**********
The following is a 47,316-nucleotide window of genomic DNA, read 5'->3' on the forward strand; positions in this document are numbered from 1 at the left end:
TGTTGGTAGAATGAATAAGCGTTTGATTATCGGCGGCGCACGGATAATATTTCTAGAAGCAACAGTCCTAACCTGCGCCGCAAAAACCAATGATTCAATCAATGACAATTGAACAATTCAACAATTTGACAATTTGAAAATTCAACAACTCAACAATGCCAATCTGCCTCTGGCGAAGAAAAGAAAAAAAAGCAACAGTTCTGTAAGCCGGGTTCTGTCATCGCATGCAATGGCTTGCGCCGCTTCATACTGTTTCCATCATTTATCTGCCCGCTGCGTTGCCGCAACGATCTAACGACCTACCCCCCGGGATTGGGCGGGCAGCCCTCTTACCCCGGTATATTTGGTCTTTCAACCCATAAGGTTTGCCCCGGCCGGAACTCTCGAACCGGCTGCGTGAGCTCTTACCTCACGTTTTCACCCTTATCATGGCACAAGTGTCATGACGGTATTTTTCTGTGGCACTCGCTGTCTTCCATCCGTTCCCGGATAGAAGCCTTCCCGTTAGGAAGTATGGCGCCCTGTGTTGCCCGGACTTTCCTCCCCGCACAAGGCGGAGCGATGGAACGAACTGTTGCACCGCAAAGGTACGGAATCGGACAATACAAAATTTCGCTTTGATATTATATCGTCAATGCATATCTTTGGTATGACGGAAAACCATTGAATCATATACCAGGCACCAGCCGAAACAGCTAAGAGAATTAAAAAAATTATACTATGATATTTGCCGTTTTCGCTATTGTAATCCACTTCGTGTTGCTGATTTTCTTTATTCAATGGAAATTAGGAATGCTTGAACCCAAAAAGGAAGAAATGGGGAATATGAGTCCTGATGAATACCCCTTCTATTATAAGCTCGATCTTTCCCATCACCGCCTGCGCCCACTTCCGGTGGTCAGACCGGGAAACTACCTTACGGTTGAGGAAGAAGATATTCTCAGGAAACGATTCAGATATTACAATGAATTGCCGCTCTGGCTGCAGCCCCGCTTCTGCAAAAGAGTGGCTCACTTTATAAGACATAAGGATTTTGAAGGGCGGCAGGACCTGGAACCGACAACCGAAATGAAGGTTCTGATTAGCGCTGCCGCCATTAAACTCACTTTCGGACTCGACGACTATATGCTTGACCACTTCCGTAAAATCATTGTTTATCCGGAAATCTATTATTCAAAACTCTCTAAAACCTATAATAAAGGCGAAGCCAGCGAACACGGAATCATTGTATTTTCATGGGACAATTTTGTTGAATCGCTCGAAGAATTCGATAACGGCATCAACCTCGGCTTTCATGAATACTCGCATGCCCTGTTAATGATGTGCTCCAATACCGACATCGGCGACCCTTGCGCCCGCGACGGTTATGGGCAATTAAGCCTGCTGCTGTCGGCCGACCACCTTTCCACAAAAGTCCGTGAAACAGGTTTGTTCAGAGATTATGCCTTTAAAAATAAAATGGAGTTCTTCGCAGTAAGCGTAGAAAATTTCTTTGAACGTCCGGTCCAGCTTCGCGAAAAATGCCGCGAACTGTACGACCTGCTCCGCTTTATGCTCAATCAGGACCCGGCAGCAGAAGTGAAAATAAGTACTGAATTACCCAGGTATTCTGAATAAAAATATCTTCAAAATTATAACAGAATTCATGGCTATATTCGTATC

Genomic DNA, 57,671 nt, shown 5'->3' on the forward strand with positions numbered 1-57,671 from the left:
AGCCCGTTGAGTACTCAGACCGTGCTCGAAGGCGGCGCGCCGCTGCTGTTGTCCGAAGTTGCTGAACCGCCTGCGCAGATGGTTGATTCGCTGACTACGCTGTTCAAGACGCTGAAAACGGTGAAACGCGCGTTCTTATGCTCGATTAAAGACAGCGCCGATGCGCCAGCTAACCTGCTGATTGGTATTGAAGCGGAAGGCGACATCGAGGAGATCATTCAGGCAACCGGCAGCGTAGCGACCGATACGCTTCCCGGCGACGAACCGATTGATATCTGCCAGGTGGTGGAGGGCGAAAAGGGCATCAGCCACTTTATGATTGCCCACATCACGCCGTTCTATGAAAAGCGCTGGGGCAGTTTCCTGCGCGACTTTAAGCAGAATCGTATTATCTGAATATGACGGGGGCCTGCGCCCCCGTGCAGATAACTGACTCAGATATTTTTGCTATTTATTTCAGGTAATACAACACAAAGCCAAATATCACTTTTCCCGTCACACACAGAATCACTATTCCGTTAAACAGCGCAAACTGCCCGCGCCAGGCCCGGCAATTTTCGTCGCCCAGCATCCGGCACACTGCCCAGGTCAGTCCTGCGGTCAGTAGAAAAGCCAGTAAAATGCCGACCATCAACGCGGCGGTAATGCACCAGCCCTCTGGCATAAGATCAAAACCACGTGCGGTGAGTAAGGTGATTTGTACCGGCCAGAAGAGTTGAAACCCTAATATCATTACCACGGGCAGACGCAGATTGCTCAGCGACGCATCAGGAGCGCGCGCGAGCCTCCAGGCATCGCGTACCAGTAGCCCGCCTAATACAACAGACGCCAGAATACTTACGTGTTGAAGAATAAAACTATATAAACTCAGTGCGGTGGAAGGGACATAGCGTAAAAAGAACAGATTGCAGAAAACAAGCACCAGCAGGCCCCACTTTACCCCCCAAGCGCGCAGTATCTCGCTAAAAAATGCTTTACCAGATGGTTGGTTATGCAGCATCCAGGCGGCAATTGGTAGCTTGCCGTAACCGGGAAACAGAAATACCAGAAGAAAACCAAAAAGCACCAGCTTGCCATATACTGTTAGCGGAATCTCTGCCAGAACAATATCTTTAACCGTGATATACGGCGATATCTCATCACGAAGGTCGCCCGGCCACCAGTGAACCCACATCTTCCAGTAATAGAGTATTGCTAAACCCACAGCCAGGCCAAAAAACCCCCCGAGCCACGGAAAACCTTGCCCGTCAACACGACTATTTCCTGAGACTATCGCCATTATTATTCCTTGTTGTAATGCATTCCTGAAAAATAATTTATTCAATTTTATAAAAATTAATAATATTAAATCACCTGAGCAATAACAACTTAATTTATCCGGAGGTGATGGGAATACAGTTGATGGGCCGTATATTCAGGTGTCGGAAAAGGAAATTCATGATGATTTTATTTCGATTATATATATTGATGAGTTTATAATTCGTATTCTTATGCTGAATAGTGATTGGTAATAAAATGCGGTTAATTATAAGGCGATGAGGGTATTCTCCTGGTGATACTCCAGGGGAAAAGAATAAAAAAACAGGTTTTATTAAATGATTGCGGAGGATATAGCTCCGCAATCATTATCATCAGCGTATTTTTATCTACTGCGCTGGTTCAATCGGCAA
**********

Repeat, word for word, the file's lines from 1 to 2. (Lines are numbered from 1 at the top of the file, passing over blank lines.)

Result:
The following is a 47,316-nucleotide window of genomic DNA, read 5'->3' on the forward strand; positions in this document are numbered from 1 at the left end:
TGTTGGTAGAATGAATAAGCGTTTGATTATCGGCGGCGCACGGATAATATTTCTAGAAGCAACAGTCCTAACCTGCGCCGCAAAAACCAATGATTCAATCAATGACAATTGAACAATTCAACAATTTGACAATTTGAAAATTCAACAACTCAACAATGCCAATCTGCCTCTGGCGAAGAAAAGAAAAAAAAGCAACAGTTCTGTAAGCCGGGTTCTGTCATCGCATGCAATGGCTTGCGCCGCTTCATACTGTTTCCATCATTTATCTGCCCGCTGCGTTGCCGCAACGATCTAACGACCTACCCCCCGGGATTGGGCGGGCAGCCCTCTTACCCCGGTATATTTGGTCTTTCAACCCATAAGGTTTGCCCCGGCCGGAACTCTCGAACCGGCTGCGTGAGCTCTTACCTCACGTTTTCACCCTTATCATGGCACAAGTGTCATGACGGTATTTTTCTGTGGCACTCGCTGTCTTCCATCCGTTCCCGGATAGAAGCCTTCCCGTTAGGAAGTATGGCGCCCTGTGTTGCCCGGACTTTCCTCCCCGCACAAGGCGGAGCGATGGAACGAACTGTTGCACCGCAAAGGTACGGAATCGGACAATACAAAATTTCGCTTTGATATTATATCGTCAATGCATATCTTTGGTATGACGGAAAACCATTGAATCATATACCAGGCACCAGCCGAAACAGCTAAGAGAATTAAAAAAATTATACTATGATATTTGCCGTTTTCGCTATTGTAATCCACTTCGTGTTGCTGATTTTCTTTATTCAATGGAAATTAGGAATGCTTGAACCCAAAAAGGAAGAAATGGGGAATATGAGTCCTGATGAATACCCCTTCTATTATAAGCTCGATCTTTCCCATCACCGCCTGCGCCCACTTCCGGTGGTCAGACCGGGAAACTACCTTACGGTTGAGGAAGAAGATATTCTCAGGAAACGATTCAGATATTACAATGAATTGCCGCTCTGGCTGCAGCCCCGCTTCTGCAAAAGAGTGGCTCACTTTATAAGACATAAGGATTTTGAAGGGCGGCAGGACCTGGAACCGACAACCGAAATGAAGGTTCTGATTAGCGCTGCCGCCATTAAACTCACTTTCGGACTCGACGACTATATGCTTGACCACTTCCGTAAAATCATTGTTTATCCGGAAATCTATTATTCAAAACTCTCTAAAACCTATAATAAAGGCGAAGCCAGCGAACACGGAATCATTGTATTTTCATGGGACAATTTTGTTGAATCGCTCGAAGAATTCGATAACGGCATCAACCTCGGCTTTCATGAATACTCGCATGCCCTGTTAATGATGTGCTCCAATACCGACATCGGCGACCCTTGCGCCCGCGACGGTTATGGGCAATTAAGCCTGCTGCTGTCGGCCGACCACCTTTCCACAAAAGTCCGTGAAACAGGTTTGTTCAGAGATTATGCCTTTAAAAATAAAATGGAGTTCTTCGCAGTAAGCGTAGAAAATTTCTTTGAACGTCCGGTCCAGCTTCGCGAAAAATGCCGCGAACTGTACGACCTGCTCCGCTTTATGCTCAATCAGGACCCGGCAGCAGAAGTGAAAATAAGTACTGAATTACCCAGGTATTCTGAATAAAAATATCTTCAAAATTATAACAGAATTCATGGCTATATTCGTATC